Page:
Speaking about cutting its first professional publishing deal, Pieter Swinkels, Kobo vice president of publisher relations, told The Bookseller that the company saw itself as “enabler of publishing houses” and added “we support them, we have no interest in fighting them.” However, he also said that “publishing is a term that needs to be redefined” and while the company wasn’t looking to become a traditional publisher, it was hoping to “evolve the model” going forward.

He said: “Kobo is always looking to how we can improve, evolve and develop our platform for our readers. As we see how projects develop and publishing and bookselling models evolve, we are looking for our place to give our customers the support and experience. What we are looking for is not to become an traditional publisher, we are looking to evolve the model.”

Link to the rest at The Bookseller and thanks to John for the tip.

Author Solutions and Friends: The Inside Story

29 April 2015

From David Gaughran:

Author Solutions has forged partnerships with a long list of famous names in publishing – from Simon & Schuster and Hay House to Barnes & Noble and Reader’s Digest.

Recent disclosures in various lawsuits, along with information sent to me by a Penguin Random House source, detail for the very first time exactly how these partnerships work and the damage they are causing.

Since a second suit was filed at the end of March, Author Solutions is now facing two class actions, with the new complaint alleging unjust enrichment and exploitation of seniors on top of the usual claims of fraud and deceptive practices. It also has a wonderfully precise summary of Author Solutions’ operations:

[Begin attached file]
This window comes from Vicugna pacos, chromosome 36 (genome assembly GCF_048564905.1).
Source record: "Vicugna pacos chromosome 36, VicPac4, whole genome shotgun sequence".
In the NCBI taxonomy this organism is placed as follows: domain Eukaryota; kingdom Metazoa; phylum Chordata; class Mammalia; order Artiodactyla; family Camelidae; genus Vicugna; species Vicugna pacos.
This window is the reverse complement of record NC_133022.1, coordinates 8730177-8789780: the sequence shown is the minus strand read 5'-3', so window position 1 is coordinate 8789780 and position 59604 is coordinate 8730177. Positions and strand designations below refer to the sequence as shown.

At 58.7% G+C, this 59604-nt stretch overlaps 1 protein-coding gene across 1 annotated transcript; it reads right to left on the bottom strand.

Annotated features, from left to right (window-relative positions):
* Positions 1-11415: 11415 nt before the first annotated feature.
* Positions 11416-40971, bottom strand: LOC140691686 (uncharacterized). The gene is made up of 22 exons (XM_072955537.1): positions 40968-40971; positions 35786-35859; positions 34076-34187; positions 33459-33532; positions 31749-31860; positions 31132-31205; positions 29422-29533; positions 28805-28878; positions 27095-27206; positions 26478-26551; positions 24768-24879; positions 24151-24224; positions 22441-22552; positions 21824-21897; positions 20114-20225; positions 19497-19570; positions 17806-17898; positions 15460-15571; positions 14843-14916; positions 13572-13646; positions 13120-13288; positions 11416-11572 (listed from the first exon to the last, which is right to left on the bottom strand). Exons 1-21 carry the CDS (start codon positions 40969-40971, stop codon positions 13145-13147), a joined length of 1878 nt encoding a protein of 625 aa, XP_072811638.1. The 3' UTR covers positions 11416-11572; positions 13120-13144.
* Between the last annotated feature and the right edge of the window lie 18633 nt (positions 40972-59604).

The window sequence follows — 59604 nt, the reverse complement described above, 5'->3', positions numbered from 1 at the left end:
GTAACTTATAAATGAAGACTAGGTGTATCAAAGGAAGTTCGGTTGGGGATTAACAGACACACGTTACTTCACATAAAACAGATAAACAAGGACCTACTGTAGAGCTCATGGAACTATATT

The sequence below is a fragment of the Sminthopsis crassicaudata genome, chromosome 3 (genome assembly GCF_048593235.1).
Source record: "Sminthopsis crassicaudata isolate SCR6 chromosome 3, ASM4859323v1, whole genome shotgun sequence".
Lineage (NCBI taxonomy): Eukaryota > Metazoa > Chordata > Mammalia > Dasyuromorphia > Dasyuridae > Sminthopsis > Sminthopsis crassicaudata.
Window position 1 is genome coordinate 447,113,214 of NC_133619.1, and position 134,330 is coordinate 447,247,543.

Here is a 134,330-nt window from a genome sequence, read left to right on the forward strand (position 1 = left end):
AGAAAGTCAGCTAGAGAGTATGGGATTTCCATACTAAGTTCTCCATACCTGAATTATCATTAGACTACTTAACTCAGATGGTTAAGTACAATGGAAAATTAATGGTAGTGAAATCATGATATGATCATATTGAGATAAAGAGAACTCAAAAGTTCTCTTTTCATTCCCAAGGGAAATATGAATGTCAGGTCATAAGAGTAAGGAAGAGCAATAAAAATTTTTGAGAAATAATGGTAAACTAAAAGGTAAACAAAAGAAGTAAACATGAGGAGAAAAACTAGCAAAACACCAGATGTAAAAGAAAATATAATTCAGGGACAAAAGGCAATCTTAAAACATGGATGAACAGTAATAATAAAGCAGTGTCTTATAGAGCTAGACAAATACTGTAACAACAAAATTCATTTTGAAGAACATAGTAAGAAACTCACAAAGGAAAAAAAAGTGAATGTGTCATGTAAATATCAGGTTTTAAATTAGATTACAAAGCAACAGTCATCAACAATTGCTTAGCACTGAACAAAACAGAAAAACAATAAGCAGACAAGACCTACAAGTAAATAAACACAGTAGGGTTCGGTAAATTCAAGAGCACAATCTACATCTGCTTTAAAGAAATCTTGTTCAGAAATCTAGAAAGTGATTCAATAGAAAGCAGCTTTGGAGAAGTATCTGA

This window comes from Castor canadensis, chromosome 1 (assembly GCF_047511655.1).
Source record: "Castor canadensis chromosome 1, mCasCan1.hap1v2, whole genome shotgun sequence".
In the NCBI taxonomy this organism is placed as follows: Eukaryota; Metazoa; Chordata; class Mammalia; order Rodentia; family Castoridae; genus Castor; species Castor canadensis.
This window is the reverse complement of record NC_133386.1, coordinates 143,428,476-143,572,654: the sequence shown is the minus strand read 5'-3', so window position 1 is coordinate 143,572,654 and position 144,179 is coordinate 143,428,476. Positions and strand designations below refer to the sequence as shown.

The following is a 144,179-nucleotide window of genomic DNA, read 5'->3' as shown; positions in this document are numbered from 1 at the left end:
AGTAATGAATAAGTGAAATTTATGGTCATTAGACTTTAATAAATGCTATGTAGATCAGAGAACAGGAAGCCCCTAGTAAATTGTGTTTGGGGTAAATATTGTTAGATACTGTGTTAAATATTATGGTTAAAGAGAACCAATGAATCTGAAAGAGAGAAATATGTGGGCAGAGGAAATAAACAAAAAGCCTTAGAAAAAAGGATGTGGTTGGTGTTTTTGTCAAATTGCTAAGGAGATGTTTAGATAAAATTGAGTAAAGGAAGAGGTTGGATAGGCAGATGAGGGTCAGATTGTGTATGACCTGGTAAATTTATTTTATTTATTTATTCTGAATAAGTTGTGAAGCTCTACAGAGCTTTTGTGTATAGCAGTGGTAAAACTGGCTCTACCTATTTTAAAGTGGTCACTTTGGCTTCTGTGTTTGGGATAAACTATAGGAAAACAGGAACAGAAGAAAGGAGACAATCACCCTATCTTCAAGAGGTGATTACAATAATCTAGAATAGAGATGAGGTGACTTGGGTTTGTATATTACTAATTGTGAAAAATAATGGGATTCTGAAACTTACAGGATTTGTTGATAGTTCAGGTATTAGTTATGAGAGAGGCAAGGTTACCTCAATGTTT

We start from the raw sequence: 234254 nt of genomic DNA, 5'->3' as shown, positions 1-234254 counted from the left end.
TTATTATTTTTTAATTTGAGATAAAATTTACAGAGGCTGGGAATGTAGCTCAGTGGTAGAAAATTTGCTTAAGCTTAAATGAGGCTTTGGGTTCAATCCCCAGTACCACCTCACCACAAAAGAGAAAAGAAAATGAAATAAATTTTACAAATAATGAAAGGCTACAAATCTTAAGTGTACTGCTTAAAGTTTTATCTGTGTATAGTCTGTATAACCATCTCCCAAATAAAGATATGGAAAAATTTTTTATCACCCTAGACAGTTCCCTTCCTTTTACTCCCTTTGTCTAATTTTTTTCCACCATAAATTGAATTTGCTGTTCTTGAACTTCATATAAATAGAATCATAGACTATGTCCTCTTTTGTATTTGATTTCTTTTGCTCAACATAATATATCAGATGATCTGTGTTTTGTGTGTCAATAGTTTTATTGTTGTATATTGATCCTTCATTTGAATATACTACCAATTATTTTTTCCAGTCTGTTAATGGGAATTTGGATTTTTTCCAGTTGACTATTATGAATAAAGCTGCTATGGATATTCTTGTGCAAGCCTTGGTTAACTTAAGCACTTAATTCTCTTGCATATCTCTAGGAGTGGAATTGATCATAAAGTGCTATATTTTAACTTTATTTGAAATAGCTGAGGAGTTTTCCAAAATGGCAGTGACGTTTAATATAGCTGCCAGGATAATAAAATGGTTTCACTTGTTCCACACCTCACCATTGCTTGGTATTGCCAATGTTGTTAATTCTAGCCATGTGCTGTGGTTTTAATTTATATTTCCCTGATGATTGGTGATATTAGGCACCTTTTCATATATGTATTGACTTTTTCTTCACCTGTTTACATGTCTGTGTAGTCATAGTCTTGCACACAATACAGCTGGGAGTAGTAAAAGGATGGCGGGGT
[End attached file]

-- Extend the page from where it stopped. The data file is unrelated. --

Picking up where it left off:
Author Solutions operates more like a telemarketing company whose customer base is the Authors themselves. In other words, unlike a traditional publisher, Author Solutions makes money from its Authors, not for them. It does so by selling books back to its Authors, not to a general readership, and by selling its Authors expensive publishing, editing, and marketing services (“Services”) that are effectively worthless.

Indeed.

. . . .

Despite Author Solutions’ mounting legal troubles, and an unending stream of complaints against the company from both its own customers and a whole host of writers’ organizations and campaigners, companies are still queuing up to partner with Author Solutions.

Penguin Random House – its corporate parent – has shown no inclination towards reforming any of the deceptive and misleading practices of Author Solutions, or addressing any of the long-standing issues its customers face, handily summarized by Emily Suess as: